Whither Aztlan?

I am Xicano, maybe Xicanx, it looks cool. I am also a fervent Aztlanista. I believe in Aztlan and the political potential of that concept. I have spent my adult life working to see that potential realized. I am a revolutionary nationalist. I say this as the spouse of an Anishinaabe woman, father of four, the grandfather of seven, a three decade organizer, former Brown Beret, founder of the Xicano Development Center, college professor and Marxist. Being Xicanx and my belief in the political possibilities of Aztlan are important to how I’ve lived my life, the way I’ve raised my children, the things I tell my students in class.

I have no rants about whiny millennials or bratty gender warriors who make people say their pronouns. I like millennials (my kids are millennials) and honestly, what kind of person are you, if you can’t address someone how they want to be addressed? Get over yourself and your grammar/language rules. It’s all made up anyway – ALL OF IT.

Currently, there are multiple social media conversations on Twitter and Facebook asserting the “movimiento” meaning the Xicano movement belongs to the youth. This idea of ownership is absurd, in an existential sense (wildly unreasonable). It was absurd in the 1990s, 1980s, 1970s, and 1960s. The Chicanx/Xicanx/Latinx/IndigenousX (insert word) movement (?) does not belong to the youth, nor is it youth led. The Xicanx movement is and always has been an intergenerational effort to secure independence from the settler colonial system. The only people who believe the Xicanx movement is a youth led movement are (possibly) “the youth” whoever that might be and older professionals, mostly it seems college professors, who I know for a fact don’t actually believe it but are, capitalizing on the kamikaze actions of students encouraging them to “revolt” while simultaneously distancing themselves from the carnage, remaining silent once the battle is begun by hiding behind mortgages, and tenure bids. Which is exactly I believe what is happening right now with the MEXA name change, older intellectuals using younger activists to settle old scores and vendettas, a magnificent coup years in the making and brilliant in its patient execution.

It is through this abdication of movement building responsibility in declaring or fixing the responsibility for social change solely on “the youth” that in spite of the non stop declarations of its arrival, the reality is, a youthful leaderless movement will never arrive. It is imagining politics in the same way small children are assembled on a playground by their parents - ruckus ensures, friendships and alliances are formed instantaneously and then everyone goes home for dinner. This surface analysis of leadership and power enfeebles the wielder on the same level as when we accuse each other of being ideologues. We are all ideologues. Ideology is the garbage can from which we eat. Chicanx/Xicanx/Latinx/ IndigenousX positionalities couldn’t even have a dialogue about political futures/possibilities sans ideology. So, thanks for playing.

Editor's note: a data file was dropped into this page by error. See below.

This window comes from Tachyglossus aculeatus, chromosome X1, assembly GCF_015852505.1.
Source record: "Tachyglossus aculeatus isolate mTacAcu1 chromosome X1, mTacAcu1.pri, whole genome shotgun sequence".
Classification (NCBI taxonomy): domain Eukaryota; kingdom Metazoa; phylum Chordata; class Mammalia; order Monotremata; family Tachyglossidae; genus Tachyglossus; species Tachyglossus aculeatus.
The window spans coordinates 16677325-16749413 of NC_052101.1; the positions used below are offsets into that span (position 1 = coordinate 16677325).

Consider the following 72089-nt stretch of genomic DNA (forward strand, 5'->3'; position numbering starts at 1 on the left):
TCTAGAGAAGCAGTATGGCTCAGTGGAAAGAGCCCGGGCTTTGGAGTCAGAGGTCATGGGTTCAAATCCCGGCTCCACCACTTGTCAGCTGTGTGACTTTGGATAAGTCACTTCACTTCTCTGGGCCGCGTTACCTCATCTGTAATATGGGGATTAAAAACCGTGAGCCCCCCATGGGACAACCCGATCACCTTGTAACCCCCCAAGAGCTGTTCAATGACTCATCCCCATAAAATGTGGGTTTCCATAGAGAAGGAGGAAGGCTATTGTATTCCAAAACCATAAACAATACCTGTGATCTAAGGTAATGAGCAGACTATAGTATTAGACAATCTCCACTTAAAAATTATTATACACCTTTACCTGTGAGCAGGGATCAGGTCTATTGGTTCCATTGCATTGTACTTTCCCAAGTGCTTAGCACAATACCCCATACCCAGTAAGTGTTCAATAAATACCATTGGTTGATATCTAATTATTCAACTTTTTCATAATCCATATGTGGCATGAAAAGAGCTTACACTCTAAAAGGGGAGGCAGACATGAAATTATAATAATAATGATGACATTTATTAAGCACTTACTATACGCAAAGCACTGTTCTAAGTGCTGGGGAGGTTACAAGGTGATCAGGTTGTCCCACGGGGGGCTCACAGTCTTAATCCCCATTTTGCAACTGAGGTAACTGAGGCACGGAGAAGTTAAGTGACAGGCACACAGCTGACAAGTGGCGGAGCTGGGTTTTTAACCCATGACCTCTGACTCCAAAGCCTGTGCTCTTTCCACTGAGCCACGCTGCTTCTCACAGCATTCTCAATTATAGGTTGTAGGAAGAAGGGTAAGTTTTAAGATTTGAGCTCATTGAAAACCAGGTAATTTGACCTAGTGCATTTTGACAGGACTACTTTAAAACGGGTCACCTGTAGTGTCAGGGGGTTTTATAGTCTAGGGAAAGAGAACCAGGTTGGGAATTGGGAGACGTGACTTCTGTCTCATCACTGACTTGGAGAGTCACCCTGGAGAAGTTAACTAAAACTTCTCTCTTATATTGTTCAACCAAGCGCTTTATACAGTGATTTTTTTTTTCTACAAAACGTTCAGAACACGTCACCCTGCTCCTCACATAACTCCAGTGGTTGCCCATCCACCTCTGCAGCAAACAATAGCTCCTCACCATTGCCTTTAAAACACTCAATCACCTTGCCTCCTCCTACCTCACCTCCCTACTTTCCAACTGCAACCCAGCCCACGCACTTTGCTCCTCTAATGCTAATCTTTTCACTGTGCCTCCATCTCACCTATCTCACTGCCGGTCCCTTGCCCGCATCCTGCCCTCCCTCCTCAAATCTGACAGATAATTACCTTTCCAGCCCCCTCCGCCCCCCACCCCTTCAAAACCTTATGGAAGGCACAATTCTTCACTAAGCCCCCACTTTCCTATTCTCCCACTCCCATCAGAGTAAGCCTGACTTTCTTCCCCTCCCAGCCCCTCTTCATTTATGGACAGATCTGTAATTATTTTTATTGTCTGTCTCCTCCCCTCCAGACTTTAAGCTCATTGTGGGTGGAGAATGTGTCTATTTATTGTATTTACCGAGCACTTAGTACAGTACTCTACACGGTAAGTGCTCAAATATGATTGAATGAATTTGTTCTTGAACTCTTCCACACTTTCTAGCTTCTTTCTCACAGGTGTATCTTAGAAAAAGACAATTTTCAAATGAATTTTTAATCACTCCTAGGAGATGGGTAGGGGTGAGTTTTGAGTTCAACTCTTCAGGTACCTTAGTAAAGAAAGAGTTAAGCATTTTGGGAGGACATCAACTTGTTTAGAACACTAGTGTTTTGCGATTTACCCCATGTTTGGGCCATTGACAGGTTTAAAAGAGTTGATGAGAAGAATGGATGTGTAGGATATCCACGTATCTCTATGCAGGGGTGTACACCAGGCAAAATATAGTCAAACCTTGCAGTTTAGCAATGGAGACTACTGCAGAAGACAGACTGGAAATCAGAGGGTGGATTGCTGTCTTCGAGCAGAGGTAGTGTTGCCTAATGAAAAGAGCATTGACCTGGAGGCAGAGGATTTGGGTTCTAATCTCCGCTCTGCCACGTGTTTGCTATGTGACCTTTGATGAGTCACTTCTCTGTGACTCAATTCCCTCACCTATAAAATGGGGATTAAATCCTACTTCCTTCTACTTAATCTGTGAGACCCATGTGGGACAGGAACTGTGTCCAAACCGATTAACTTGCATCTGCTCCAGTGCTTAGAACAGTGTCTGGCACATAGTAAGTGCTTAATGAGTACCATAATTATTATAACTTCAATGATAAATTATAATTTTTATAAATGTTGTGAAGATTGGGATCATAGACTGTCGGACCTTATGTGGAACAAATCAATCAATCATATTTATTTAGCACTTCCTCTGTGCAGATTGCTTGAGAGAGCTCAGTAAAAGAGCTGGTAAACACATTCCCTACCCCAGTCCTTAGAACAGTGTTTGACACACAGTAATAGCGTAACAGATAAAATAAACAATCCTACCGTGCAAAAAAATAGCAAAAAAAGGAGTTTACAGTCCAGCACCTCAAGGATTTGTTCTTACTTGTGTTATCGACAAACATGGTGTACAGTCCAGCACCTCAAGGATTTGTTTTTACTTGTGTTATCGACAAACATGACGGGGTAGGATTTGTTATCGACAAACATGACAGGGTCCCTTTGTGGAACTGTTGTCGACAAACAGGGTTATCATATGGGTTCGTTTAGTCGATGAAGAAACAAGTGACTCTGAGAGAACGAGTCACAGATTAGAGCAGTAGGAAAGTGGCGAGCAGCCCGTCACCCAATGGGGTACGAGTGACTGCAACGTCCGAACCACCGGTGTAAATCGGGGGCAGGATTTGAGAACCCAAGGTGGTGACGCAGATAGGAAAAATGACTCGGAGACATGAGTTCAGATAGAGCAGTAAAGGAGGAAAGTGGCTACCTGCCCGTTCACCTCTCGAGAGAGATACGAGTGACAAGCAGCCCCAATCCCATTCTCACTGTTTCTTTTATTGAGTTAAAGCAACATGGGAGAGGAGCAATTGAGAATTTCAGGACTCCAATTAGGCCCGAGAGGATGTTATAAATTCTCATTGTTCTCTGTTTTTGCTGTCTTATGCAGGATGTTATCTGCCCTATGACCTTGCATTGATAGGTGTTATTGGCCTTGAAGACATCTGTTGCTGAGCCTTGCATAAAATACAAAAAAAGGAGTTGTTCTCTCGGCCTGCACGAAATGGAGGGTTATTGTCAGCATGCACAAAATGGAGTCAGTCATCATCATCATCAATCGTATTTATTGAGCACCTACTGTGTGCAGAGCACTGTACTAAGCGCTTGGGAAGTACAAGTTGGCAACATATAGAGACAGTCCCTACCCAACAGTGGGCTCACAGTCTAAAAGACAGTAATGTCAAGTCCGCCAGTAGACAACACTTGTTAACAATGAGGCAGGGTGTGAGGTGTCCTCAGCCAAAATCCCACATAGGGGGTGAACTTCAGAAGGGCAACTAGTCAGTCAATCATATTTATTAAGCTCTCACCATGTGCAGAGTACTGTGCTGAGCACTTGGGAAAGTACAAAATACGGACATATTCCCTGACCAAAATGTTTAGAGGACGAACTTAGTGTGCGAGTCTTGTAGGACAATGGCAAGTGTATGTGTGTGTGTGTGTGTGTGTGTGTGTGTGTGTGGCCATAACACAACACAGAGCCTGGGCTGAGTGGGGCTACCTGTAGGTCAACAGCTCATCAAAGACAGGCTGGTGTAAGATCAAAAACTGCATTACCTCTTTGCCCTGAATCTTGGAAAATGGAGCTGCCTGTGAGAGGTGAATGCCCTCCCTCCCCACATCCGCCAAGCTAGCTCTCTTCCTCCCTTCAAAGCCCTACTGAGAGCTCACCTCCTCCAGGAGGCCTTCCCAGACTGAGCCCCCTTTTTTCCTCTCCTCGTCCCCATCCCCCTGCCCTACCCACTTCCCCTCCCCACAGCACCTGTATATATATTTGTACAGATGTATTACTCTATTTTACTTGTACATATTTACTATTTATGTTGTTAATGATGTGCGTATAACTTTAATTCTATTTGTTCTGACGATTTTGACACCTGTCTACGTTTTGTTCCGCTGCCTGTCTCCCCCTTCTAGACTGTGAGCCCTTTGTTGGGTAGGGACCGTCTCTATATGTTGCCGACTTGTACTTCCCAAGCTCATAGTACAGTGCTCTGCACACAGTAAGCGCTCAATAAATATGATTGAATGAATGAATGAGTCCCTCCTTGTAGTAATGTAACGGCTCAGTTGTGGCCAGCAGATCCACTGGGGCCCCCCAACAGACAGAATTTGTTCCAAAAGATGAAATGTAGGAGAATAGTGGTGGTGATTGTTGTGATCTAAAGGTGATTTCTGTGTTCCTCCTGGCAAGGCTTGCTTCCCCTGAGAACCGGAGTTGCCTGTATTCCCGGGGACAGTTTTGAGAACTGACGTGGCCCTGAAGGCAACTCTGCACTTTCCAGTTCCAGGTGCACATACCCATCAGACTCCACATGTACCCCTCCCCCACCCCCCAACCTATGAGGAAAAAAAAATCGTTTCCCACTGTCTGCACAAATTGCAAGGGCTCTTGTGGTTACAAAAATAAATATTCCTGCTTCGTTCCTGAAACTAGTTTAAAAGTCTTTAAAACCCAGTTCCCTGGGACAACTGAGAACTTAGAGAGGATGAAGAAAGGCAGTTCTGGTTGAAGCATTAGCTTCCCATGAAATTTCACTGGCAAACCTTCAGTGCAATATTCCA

Xicanx/Latinx/IndigenousX activists who think they are building leaderless pre-figurative movements are for the most part without a working analysis of state power, in a real sense they place the actions, feelings, and well being of the individual at the fulcrum of change, rather than the need to build mass movements that challenge the state. This focus on individual identity is especially ineffective when confronting state power/settler colonialism/neoliberalism, because whether the proponents of this position realize it or not, they have been “ideologically” co-opted by contemporary anarchism which was itself co-opted by Christian pacifists in the 1930s. As multiple scholars and revolutionaries have shown pacifism protects the state, it is a manifestation of white supremacy. writes Kristen Williams, anarchist and author of the pamphlet “Whither Anarchism”.

In my opinion and experience the type of prefigurative politics performed by MEChistas at the recent MEChA National conference is a perpetuation of hegemonic white segregation, a perverse color blindness that gate guards indigeneity through a blood quantum and documentation from the settler government. While simultaneously attacking a political idea, Aztlan, that serves and has served as a space for imaging Xicanx national liberation for the past 50 years. Aztlan has gaining notoriety to the point it is referenced on national newscasts and by right wing pundits in the early 2000s as the “reconquista” and currently as illegal immigration.

Contemporary Aztlan has little to do with the pre-Columbian myth. Aztlan, in the present exists primarily as an irredentist, political attempt by a strata of the Xicanx community in the United States, the same strata that has over the past 50 years overwhelming emerged from MEChA/MEXA. Aztlan is the main vehicle by which Xicanx people have declared a state of conflict with settler colonialism. Aztlan was and still is the only demand of the Chicano power movement not rooted in civil rights reform but categorically challenges white settler society by demanding political sovereignty. Aztlan is also the only demand from the Chicano Power Movement that has not suffered outright defeat and complete dismissal by the forces of settler colonialism, Aztlan remains an imminent challenge whose danger lies in not in the past but in future political possibilities.